Define the intended use. For normal street driving and for pure stock drags the Stude centers will probably be strong enough welded onto a 6" or 7" rim. For those of us who throw it into corners hard enough to scrape the chrome off the door handles, the Stude centers aren't thick enough.

    jack vines

    Leave a comment:


  • R3 challenger
    replied
    Years ago at the Pure Stock Drags, we faced a similar problem. They allow us to run tires as large as 235 X 70 X 15, which is 'way too large for stock Stude wheels. We wanted to use Studebaker small hubcaps for the muscle car look, but it's hard to find another steel wheel in the correct bolt pattern that will accept those caps (the rules require stock steel wheels).

    When I told Dan Jensen, the organizer of the event, about our problem, he said "Why don't you just have a wider steel rim welded on to Stude wheel centers." That was the green light we needed, and the Wrapper has been using 7" wheel rims with Stude centers ever since. The rules state that the same size tires and wheels must be used on all four wheels. It works (with stock springs) on a '64 Lark-type body, but there's not much room to spare.

    Several companies around the country will do that kind of work. We used Diamond Racing Wheels in Milwaukee, WI. 7" was the minimum rim width they had.

    George

    Leave a comment:


  • wittsend
    replied
    Here is a look at 225-60-16" (overall probably similar to 225-70-15" dimension wise) on Crown Vic Cop Car wheels as a point of reference.

    These are the older style. The newer style has a FWD look to them. Nothing rubs internally. My front is about 200 pounds lighter than stock due to a 350 Chevy and a 700R4 trans. So, it would be misleading to say they don't rub externally on the front (though they don't - for me). Out back there are no issues. There are multitudes of Ford/Chrysler wheels out there in yards that would probably be cheaper than modifying stock steel wheels. Altering the offset changes the designed characteristics of the suspension. I mention this because I'm not sure what end results you are willing to live with (looks over drive-ability). I'm lacking power steering and low speed steering effort is significant. I have no frame of stock reference for steering/ride characteristics but for better or worse my car is "drive-able."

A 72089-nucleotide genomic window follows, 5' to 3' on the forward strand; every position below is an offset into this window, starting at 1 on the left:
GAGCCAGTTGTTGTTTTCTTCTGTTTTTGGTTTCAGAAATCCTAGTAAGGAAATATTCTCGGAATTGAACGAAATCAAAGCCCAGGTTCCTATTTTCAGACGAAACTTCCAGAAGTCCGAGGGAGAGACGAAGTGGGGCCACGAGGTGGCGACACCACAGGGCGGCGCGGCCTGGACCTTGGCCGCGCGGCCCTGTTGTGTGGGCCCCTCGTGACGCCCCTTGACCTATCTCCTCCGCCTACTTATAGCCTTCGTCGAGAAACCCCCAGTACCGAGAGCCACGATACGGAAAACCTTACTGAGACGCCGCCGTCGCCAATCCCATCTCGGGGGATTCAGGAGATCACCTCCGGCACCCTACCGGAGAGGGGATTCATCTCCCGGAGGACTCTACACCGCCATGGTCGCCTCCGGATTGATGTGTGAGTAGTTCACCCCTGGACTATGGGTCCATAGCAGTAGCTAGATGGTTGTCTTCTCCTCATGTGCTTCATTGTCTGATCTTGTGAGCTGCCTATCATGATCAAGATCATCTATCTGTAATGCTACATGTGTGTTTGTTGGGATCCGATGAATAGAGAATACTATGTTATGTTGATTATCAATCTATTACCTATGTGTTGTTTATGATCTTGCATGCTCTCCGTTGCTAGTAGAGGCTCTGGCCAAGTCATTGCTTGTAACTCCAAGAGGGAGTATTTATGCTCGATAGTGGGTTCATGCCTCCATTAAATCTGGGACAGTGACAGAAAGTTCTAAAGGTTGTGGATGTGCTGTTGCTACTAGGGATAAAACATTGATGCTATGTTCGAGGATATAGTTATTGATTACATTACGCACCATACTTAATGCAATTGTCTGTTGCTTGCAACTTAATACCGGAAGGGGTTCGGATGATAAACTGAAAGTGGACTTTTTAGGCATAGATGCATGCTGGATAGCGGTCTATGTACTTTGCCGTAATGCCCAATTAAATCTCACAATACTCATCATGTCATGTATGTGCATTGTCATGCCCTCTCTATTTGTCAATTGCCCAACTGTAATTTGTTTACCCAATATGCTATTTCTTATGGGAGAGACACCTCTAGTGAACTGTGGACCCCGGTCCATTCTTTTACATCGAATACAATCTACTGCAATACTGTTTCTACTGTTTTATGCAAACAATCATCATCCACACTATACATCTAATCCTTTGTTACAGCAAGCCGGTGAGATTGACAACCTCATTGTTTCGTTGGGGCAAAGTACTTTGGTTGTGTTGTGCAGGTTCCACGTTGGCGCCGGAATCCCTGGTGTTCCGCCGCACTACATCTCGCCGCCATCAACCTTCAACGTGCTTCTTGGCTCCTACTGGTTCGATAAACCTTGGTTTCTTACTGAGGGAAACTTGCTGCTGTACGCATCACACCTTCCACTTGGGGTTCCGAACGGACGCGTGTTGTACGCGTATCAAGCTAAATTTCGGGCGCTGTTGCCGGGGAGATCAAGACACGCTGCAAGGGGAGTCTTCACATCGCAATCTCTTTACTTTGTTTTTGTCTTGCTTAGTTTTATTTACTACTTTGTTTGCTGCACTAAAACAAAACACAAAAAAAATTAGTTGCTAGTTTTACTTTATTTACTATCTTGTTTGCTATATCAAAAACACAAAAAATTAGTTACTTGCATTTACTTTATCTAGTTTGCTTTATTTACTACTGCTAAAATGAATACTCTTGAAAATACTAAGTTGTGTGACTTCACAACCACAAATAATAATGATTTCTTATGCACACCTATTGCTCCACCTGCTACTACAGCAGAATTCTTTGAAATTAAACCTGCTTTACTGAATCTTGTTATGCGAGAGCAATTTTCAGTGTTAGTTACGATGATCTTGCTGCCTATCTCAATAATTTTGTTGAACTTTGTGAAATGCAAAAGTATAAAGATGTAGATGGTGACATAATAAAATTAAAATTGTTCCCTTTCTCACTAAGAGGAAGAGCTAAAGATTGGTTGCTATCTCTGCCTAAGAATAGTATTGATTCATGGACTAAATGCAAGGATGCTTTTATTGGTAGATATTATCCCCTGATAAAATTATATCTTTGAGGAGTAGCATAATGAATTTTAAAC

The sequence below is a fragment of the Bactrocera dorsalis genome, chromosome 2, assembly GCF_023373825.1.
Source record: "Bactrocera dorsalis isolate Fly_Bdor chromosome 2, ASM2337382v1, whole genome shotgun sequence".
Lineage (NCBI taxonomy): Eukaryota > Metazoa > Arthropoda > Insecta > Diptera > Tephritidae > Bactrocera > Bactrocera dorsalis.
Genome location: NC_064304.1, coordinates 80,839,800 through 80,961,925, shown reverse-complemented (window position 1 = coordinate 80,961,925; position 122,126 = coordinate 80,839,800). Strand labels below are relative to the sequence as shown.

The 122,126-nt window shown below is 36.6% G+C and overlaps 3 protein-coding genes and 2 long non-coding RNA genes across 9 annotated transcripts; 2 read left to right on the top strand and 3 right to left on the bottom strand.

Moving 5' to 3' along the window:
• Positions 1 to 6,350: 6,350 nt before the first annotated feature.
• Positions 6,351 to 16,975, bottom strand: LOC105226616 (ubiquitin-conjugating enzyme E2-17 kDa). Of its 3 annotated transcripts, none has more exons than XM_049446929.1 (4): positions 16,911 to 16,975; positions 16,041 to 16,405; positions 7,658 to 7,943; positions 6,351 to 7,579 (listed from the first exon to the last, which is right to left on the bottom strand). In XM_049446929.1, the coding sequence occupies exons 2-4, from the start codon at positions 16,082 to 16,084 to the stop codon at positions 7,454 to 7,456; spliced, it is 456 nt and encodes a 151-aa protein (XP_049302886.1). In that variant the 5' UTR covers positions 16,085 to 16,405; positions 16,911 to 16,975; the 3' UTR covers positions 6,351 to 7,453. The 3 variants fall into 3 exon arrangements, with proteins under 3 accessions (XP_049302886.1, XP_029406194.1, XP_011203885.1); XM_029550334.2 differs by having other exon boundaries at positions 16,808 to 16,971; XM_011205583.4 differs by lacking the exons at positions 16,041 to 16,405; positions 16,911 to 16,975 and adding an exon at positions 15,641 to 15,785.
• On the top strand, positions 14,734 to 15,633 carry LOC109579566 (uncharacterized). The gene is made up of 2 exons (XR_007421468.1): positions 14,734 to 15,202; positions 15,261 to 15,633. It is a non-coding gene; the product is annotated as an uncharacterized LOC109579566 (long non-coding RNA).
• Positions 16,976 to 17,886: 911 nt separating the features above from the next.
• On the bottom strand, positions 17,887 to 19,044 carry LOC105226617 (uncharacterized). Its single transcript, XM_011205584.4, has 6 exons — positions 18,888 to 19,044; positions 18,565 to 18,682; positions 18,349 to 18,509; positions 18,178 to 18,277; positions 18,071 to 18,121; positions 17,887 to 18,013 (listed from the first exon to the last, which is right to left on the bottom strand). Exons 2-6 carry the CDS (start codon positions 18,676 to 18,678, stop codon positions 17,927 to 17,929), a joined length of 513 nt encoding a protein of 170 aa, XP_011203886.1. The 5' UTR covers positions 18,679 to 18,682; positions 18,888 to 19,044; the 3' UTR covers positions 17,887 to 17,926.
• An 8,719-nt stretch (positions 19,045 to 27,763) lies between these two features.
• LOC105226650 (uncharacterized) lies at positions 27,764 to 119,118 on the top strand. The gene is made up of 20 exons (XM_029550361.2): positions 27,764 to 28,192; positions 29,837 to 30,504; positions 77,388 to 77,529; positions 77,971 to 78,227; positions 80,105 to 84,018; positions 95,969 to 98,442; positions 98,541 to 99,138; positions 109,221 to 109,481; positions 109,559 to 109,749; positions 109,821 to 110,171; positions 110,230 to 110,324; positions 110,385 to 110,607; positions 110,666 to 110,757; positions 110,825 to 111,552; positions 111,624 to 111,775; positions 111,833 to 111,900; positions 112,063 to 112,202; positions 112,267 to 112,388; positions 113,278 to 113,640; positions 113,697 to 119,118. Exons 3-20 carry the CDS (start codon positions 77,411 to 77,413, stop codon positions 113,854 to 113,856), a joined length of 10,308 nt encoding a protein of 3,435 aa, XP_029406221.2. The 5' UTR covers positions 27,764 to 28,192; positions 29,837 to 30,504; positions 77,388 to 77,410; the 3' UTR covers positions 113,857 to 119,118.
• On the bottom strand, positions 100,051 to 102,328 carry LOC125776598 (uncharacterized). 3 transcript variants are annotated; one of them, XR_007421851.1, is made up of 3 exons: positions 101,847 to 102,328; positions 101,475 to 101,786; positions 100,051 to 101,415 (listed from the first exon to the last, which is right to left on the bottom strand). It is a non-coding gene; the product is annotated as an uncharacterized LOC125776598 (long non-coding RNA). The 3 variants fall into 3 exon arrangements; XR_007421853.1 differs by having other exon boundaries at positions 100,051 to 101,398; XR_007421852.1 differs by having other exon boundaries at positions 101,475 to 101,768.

So, as you ask about "offset," is it to keep the tire centered as designed, for clearance of suspension or wheel wells or just because the guy asked? Lastly, what is the rear ratio? The 225-70-15" tires might be too tall for any kind of acceleration with say a 3.07 rear (as me how I know). I don't mean to throw a curve in your concept, I'm only asking because for every change there is a result that may or may not be desirable.
    Attached Files

    Leave a comment:


  • Jerry Forrester
    replied
    On Frosty, the '55 Comm. Cp., I put a 2" band in the stock front wheels. Kept the original back space and just added to the outer part of the wheel. ended up with a 6-1/2" wide wheel. Worked and looked great. Had 8 X 15's on the rear.

    Leave a comment:


  • Swifster
    replied
    I have a shop close by. They want to know for backspacing...

    Leave a comment:


  • 55s
    replied
    I have had a few Chrysler guys buy Lark rims with the three nubs for their early 60s Mopars with the dog dish hubcaps. I understand they use the centre and weld a new rim on. I was told there are shops that specialize in this.

    Leave a comment:


  • Swifster
    started a topic Widening Wheels

    Widening Wheels

    OK, so I have some donuts on my Daytona. I want to get the OEM wheels widened. I would like to go to 7" wide rims, but may settle for 6" wide rims. Any have this done before? What backspacing was used? Ideally I'd like to run 225/70R15's on it...
Working...
X